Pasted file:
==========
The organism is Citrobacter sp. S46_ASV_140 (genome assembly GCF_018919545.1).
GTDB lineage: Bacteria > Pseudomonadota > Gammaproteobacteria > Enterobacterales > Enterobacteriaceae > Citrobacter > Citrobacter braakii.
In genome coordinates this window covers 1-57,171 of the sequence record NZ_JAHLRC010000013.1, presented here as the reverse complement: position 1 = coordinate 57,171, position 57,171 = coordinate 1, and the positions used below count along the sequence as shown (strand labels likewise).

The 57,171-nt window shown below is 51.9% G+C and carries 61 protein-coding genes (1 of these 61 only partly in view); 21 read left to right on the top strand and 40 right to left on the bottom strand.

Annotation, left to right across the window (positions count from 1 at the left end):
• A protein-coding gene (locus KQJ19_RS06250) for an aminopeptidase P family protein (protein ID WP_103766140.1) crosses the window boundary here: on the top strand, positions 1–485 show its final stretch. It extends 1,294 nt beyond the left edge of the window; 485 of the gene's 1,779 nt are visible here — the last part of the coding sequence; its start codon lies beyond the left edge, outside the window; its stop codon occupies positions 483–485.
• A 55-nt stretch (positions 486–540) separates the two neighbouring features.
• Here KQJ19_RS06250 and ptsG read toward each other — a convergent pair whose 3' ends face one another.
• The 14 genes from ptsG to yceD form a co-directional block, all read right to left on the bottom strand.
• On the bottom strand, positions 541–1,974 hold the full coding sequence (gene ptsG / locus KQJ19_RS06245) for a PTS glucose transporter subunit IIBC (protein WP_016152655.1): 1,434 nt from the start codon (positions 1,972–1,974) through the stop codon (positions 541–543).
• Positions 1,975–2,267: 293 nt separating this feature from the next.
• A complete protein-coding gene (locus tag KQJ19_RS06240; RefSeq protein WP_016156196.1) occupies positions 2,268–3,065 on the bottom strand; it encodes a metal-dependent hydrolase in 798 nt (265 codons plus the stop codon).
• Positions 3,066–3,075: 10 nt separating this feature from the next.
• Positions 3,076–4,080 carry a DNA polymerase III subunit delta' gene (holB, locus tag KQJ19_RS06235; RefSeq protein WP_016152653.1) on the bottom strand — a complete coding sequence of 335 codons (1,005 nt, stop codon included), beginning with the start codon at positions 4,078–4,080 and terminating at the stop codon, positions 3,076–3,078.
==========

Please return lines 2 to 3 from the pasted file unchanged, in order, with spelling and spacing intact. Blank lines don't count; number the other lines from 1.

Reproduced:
GTDB lineage: Bacteria > Pseudomonadota > Gammaproteobacteria > Enterobacterales > Enterobacteriaceae > Citrobacter > Citrobacter braakii.
In genome coordinates this window covers 1-57,171 of the sequence record NZ_JAHLRC010000013.1, presented here as the reverse complement: position 1 = coordinate 57,171, position 57,171 = coordinate 1, and the positions used below count along the sequence as shown (strand labels likewise).